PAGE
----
October 3, 1944 -- 79 Men Lost
A beautiful 1.75 inch brass coin honoring the men of World War II who gave their lives fighting for our country...
The front of the coin honors the USS Seawolf SS-197. The back has the following quote:
"To the 374 officers and 3131 men of the Submarine Force who gave their lives in the winning of this war, I can assure you that they went down fighting and that their brothers who survived them took a grim toll of our savage enemy to avenge their deaths."
-Vice Admiral C.A. Lockwood, Jr.
Commander Submarine Force, 1943 - 1946
About the USS Seawolf SS-197...
SEAWOLF (Lt. Cmdr. A.M. Bontier) left Brisbane on September 21, 1944 beginning her 15th patrol, and arrived at Manus on September 29th. Leaving Manus on the same day, SEAWOLF was directed to carry certain stores and Army personnel to the east coast of Samar.
On October 3rd SEAWOLF and NARWHAL exchanged SJ radar recognition signals at 0756. Later the same day an enemy submarine attack was made, which resulted in the sinking of USS Shelton (DE 407). Since there were four friendly submarines in the vicinity of this attack, they were directed to give their positions and the other three did, but SEAWOLF was not heard from. On October 4th, SEAWOLF again was directed to report her position, and again she failed to.
USS ROWELL (DE 403) and an aircraft attacked a submarine in the vicinity of the attack on SHELTON, having at that time no knowledge of any friendly submarines in the area, and it was thought that SEAWOLF must be held down by these antisubmarine activities. It is possible that SEAWOLF was the submarine attacked.
The report from ROWELL indicates that an apparently lethal attack was conducted in conjunction with a plane which marked the spot with dye. ROWELL established sound contact on the submarine, which then sent long dashes and dots which ROWELL stated bore no resemblance to the existing recognition signals. After one of the several hedgehog attacks a small amount of debris and a large air bubble were seen. It has been established that the Japanese submarine RO-41 sank SHELTON on 3 October, and was able to return to Japan.
In view of the above facts, and the fact that there is no attack listed in the Japanese report of antisubmarine attacks which could account for the loss of SEAWOLF, it is possible that SEAWOLF was sunk by friendly forces in an antisubmarine attack on October 3, 1944. It is also possible that she was lost due to an operational casualty or as a result of an unrecorded enemy attack.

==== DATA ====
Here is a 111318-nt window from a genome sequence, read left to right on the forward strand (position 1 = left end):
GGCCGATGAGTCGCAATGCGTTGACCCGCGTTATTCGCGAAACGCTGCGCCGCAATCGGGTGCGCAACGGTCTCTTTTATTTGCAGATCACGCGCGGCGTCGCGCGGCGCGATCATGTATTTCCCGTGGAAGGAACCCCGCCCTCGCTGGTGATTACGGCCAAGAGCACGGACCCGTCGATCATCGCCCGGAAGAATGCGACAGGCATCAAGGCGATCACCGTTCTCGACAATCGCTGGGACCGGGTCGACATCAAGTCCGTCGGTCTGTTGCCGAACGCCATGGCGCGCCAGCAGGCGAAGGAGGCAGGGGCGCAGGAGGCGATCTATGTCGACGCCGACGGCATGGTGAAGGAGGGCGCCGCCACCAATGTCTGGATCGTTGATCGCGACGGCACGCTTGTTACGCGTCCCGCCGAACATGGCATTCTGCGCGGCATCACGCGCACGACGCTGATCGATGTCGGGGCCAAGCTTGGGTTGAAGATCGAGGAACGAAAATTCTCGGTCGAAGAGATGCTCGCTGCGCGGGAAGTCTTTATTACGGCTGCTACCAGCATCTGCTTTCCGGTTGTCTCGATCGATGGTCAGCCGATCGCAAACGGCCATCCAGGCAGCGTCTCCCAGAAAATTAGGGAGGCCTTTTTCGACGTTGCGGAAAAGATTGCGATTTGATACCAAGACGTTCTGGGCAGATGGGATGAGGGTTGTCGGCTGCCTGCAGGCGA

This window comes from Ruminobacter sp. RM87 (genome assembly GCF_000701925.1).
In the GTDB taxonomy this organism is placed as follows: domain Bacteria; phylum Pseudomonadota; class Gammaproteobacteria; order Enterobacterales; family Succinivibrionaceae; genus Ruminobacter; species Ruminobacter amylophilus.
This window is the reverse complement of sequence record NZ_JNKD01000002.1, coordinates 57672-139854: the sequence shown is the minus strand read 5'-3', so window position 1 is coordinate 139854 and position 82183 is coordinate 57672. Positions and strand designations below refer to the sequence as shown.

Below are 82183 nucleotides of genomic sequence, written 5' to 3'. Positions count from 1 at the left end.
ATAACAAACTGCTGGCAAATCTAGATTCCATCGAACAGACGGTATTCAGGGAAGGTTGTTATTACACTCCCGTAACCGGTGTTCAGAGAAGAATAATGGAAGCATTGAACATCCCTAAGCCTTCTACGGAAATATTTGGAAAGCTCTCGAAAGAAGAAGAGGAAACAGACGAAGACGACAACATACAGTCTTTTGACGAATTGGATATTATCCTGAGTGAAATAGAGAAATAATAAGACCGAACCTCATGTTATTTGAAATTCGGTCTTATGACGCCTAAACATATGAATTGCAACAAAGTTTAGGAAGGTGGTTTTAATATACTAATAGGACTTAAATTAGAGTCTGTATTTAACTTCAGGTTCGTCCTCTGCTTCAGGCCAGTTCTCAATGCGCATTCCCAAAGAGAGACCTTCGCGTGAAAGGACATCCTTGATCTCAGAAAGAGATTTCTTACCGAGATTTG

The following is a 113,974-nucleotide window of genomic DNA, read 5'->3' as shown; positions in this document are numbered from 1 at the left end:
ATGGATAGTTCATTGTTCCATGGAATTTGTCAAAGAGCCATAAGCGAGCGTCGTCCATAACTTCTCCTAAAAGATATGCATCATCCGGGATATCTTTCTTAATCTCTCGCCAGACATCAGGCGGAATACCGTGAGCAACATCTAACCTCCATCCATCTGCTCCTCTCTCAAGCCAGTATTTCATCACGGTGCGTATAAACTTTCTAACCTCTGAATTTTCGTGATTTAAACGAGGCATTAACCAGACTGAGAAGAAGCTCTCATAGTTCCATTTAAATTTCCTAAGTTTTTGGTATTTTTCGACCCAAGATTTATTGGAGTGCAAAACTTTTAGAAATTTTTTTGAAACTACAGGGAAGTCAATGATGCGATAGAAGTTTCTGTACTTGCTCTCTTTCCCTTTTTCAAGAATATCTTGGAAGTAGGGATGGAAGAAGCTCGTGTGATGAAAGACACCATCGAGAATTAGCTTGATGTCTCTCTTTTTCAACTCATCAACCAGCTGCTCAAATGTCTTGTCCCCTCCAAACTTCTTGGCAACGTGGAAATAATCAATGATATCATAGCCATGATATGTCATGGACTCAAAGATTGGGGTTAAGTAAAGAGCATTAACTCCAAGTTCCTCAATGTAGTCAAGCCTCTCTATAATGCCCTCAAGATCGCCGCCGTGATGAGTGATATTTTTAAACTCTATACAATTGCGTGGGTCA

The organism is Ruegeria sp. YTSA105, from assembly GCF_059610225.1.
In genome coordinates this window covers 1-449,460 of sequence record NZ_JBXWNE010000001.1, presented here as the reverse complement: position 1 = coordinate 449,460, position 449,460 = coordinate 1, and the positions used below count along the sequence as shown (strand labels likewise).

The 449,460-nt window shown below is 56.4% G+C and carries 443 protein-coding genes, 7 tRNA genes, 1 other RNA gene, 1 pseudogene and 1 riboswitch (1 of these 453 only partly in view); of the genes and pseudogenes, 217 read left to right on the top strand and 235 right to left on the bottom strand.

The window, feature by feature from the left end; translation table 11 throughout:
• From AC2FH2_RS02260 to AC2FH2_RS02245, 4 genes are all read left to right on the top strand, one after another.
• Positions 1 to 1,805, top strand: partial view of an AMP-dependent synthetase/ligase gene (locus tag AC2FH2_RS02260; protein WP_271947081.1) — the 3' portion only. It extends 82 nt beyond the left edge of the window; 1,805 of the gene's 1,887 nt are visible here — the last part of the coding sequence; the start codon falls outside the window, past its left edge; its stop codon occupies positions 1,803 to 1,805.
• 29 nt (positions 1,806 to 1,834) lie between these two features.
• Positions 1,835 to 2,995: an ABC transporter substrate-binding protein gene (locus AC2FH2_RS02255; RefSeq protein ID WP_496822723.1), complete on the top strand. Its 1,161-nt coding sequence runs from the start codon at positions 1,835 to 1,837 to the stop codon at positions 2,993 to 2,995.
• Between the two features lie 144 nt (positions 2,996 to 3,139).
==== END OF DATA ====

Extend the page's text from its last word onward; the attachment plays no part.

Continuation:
During her first fourteen patrols, SEAWOLF sank 27 enemy ships, and damaged 13. This gave her total tonnage for ships sunk and damaged of 108,600 and 69,600, respectively. On the day the war began she started patrolling in the vicinity of northern Luzon, but returned with no damage to her credit. Her second patrol was the passage from Manila to Port Darwin and SEAWOLF did not meet any enemy ships. On her third patrol SEAWOLF transported a cargo of .50 caliber antiaircraft ammunition to Corregidor in January 1942 and then took passengers from there to Surabaya. Patrolling the vicinity of Lombok Straits for her fourth run, SEAWOLF sank a transport and damaged three light cruisers, two transports and a freighter. She received the Navy Unit Commendation for this patrol. Returning to the Philippine area for her fifth patrol, SEAWOLF sank a freighter. In the Makassar Strait for her sixth patrol, SEAWOLF sank a tanker and a freighter-transport, while she damaged another tanker.
On her seventh patrol, she made the passage from Fremantle to Pearl Harbor, patrolling at Davao Gulf, Palau and Yap enroute. She sank the Japanese freighter-transport SAGAMI MARU 40 miles inside the mouth of Davao Gulf on November 3, 1942. In addition, SEAWOLF sank a large freighter, a tanker, two sampans, and, on April 23, 1943, Patrol Boat number 39, a converted Japanese destroyer. Going to an area off the China coast north of Formosa for her ninth patrol, SEAWOLF sank a freighter-transport and a sampan, and damaged a destroyer escort.
SEAWOLF’s tenth patrol was in the East China Sea in August and September 1943; here she sank three large freighters and two sampans, while she damaged a third sampan. She conducted her eleventh patrol in the South China Sea and sank a large freighter-transport and an unidentified ship, and damaged a freighter. In the East China Sea north of Formosa, SEAWOLF sank a freighter-transport, three freighters and damaged three more freighters on her twelfth war patrol. SEAWOLF’s mission on her thirteenth patrol was a photographic reconnaissance of Palau. She also rescued two downed aviators during an U.S. carrier air raid there. On her fourteenth patrol, SEAWOLF delivered cargo to guerrilla activities in the Philippines.
Would make an excellent addition to your collection or for your favorite sailor! Collect the entire series!
OPTIONAL: Our Air-Tite acrylic cases provide the ultimate long-term protection for your coin. They are made of crystal clear, hard Acrylic and will never yellow over time; the foam rings are made of Volara and both are free of PVC that could damage your coin.